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Preserving the environment and traditional communities : a land use change modeling approach

conference contribution
posted on 2006-01-01, 00:00 authored by Simone Leao, C Kuhn
Human populations can cause serious damage to the natural environment. This, however, depends on the type of society and its size. Many traditional communities have a balanced relation with the environment, using practices for managing the soil, water and natural resources in order to satisfy their needs that are compatible to the general goals of environmental preservation.

The most usual approach to environmental conservation in the world sees human beings as intruders, potentially destroyers of the nature and, as a consequence, generally requires local population to be expelled from the protected regions. This situation has generated social conflicts because many protected areas, particularly in developing countries, are inhabited by indigenous or other traditional communities.

The disagreement about expelling or maintaining traditional communities in environmental conservation areas is strengthened by the lack of diagnostics on which changes are produced or suffered by communities in the region where they live. This paper presents a methodology developed to analyse land use dynamics in region with environmental conservation and traditional communities. We seek a better understanding of the way traditional communities use their space, the spatial pattern of land uses, which factors drive land use change, which impacts can be seen in those regions and identify the effects of conservation policies on land use dynamics.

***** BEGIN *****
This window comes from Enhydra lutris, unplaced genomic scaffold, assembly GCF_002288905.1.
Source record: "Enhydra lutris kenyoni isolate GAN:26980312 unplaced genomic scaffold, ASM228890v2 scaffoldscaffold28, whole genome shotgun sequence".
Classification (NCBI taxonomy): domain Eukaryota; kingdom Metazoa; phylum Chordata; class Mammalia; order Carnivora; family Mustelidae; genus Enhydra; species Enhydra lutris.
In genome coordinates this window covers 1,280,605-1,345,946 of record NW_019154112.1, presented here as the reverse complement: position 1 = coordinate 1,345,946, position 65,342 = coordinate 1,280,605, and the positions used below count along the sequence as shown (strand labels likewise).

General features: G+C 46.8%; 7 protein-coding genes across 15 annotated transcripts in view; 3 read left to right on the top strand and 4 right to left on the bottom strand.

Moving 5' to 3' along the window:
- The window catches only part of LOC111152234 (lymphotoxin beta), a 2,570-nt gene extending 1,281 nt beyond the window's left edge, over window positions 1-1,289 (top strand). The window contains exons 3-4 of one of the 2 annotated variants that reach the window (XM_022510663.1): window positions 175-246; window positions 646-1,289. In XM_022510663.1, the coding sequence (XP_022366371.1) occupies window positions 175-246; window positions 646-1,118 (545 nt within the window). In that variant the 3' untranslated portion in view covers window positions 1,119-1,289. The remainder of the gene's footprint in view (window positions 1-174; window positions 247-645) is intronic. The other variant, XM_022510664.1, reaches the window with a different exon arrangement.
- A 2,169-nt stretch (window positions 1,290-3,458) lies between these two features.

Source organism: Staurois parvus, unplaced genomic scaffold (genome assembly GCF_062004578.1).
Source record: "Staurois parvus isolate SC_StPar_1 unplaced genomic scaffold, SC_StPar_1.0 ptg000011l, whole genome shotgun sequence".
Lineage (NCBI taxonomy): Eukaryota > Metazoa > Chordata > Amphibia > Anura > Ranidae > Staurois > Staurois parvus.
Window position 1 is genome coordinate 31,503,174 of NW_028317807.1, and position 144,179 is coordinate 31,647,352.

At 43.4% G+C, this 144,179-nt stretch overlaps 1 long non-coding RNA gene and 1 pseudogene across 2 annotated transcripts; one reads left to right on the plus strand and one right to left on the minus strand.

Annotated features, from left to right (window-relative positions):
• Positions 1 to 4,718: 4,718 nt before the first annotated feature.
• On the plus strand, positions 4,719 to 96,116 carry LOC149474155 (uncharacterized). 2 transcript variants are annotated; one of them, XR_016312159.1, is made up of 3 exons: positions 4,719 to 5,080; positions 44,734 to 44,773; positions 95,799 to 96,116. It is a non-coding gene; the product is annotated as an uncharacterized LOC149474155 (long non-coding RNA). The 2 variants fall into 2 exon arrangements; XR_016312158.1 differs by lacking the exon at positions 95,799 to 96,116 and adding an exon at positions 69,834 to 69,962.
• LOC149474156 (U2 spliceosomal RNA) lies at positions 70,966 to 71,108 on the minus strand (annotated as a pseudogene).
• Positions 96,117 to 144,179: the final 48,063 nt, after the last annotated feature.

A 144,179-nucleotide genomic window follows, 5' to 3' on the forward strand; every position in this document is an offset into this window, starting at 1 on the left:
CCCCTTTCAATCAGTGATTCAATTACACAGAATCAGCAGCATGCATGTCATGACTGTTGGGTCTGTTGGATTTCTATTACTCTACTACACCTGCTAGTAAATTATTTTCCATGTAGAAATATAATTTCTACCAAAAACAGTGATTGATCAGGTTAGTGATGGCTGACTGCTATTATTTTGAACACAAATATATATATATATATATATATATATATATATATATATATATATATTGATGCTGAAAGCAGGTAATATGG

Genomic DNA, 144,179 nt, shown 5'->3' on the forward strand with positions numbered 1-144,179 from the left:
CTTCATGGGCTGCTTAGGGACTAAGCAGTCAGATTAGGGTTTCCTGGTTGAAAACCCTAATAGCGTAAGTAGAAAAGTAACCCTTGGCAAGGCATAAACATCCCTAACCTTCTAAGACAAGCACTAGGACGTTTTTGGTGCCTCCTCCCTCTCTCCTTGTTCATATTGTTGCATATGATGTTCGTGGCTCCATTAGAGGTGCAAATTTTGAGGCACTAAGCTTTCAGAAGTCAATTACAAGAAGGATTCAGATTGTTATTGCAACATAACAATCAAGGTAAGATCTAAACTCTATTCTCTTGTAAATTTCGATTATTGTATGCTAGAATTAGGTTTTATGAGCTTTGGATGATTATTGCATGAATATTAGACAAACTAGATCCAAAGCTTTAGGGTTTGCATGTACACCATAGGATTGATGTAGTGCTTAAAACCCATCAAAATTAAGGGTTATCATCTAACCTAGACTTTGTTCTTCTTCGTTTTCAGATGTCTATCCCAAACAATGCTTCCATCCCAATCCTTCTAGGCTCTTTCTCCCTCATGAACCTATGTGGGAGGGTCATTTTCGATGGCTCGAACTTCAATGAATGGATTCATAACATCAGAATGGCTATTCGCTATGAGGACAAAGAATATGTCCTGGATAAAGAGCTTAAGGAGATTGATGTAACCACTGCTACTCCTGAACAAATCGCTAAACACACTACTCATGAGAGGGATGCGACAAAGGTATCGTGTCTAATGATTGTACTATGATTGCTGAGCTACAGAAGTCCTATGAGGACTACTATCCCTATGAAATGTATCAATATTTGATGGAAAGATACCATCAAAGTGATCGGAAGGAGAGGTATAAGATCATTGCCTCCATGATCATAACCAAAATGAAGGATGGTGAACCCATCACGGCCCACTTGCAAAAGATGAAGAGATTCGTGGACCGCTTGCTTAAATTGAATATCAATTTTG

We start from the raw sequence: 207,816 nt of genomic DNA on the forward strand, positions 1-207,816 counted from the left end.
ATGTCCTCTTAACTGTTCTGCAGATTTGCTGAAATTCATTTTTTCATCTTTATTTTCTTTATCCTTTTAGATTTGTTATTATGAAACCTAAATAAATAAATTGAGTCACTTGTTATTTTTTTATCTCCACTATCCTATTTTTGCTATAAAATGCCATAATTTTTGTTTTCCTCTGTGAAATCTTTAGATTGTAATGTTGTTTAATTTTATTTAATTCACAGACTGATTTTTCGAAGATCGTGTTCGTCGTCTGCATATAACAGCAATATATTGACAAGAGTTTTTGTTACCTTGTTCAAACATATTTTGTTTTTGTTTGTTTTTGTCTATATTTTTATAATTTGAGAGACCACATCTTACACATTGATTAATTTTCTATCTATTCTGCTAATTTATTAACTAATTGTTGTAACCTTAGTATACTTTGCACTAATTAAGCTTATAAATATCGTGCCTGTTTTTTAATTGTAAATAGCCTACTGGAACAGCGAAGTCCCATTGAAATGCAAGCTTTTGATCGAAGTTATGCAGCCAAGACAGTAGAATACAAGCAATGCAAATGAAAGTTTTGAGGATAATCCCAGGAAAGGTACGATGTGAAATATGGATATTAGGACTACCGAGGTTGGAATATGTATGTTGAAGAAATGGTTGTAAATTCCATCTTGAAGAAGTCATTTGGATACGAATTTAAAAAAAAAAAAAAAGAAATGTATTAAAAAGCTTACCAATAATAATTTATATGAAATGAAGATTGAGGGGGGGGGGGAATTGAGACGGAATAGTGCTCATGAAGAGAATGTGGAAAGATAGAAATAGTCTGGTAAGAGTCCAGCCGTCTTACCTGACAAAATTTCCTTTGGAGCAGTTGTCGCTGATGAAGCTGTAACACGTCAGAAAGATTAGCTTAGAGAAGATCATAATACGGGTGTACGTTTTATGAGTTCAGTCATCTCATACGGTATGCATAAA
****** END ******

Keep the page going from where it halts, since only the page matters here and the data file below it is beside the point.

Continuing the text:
The application of the method to the National Park of Superagui, Brazil, has successfully performed characterisation, analysis and simulation of land use dynamics in a region of environmental importance. Testing different scenarios has suggested that the adoption of a less restrictive policy for environmental conservation would have resulted in less social conflict with the same environmental efficiency than the established current policy.



International Conference on Geomatics and Spatial Analysis (2006 : Strasbourg, France)




Strasbourg, France

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[Strasbourg, France]

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E2.1 Full written paper - non-refereed / Abstract reviewed

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Proceedings of SAGEO : International Conference on Geomatics and Spatial Analysis

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